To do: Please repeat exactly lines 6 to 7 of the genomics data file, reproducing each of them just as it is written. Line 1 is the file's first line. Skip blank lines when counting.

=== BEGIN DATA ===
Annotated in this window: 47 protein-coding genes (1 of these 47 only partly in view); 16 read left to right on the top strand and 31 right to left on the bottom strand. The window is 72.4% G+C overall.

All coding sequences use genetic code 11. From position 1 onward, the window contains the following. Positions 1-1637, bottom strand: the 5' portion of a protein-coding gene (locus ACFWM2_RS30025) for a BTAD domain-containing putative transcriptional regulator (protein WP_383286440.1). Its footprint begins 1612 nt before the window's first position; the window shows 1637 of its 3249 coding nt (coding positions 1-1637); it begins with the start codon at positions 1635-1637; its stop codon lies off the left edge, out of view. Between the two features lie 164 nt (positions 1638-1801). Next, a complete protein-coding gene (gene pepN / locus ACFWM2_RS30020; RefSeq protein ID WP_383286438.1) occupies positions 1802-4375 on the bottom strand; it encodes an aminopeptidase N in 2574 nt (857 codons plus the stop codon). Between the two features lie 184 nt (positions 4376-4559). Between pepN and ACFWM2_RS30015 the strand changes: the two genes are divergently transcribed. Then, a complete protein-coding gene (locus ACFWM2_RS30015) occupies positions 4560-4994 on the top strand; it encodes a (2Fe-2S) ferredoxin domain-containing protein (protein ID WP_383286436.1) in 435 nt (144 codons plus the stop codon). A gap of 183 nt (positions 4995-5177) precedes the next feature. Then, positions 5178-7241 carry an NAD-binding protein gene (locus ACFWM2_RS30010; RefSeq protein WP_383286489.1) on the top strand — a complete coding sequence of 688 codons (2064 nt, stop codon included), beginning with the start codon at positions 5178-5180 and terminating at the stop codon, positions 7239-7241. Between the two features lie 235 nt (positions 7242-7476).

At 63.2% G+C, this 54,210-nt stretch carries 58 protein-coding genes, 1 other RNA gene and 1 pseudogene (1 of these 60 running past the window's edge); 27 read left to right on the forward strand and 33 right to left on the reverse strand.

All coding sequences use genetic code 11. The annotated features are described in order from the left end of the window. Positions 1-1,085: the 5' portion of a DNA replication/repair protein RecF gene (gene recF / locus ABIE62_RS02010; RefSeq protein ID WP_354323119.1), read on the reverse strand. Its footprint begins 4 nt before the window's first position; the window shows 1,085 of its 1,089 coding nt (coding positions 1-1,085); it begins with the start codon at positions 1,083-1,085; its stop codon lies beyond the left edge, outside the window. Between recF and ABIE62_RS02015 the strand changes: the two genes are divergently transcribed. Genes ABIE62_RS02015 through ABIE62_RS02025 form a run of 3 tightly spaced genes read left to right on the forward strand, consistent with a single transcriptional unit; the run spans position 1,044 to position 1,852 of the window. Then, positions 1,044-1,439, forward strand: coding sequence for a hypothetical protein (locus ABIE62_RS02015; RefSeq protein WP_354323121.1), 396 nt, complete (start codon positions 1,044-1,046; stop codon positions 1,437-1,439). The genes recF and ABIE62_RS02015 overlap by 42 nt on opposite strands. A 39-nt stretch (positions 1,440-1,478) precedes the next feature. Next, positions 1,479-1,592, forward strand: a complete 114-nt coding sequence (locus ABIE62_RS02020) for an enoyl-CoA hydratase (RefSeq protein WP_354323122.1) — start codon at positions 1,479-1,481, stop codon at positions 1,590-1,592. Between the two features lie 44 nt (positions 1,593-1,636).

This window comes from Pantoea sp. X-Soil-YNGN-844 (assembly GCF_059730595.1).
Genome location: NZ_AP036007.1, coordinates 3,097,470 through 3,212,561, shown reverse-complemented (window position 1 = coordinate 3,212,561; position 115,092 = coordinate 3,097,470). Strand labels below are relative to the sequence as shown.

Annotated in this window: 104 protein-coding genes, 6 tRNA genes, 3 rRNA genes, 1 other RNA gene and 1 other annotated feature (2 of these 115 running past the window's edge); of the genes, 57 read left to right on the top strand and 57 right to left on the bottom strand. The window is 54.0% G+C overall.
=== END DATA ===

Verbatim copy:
Genome location: NZ_AP036007.1, coordinates 3,097,470 through 3,212,561, shown reverse-complemented (window position 1 = coordinate 3,212,561; position 115,092 = coordinate 3,097,470). Strand labels below are relative to the sequence as shown.

Annotated in this window: 104 protein-coding genes, 6 tRNA genes, 3 rRNA genes, 1 other RNA gene and 1 other annotated feature (2 of these 115 running past the window's edge); of the genes, 57 read left to right on the top strand and 57 right to left on the bottom strand. The window is 54.0% G+C overall.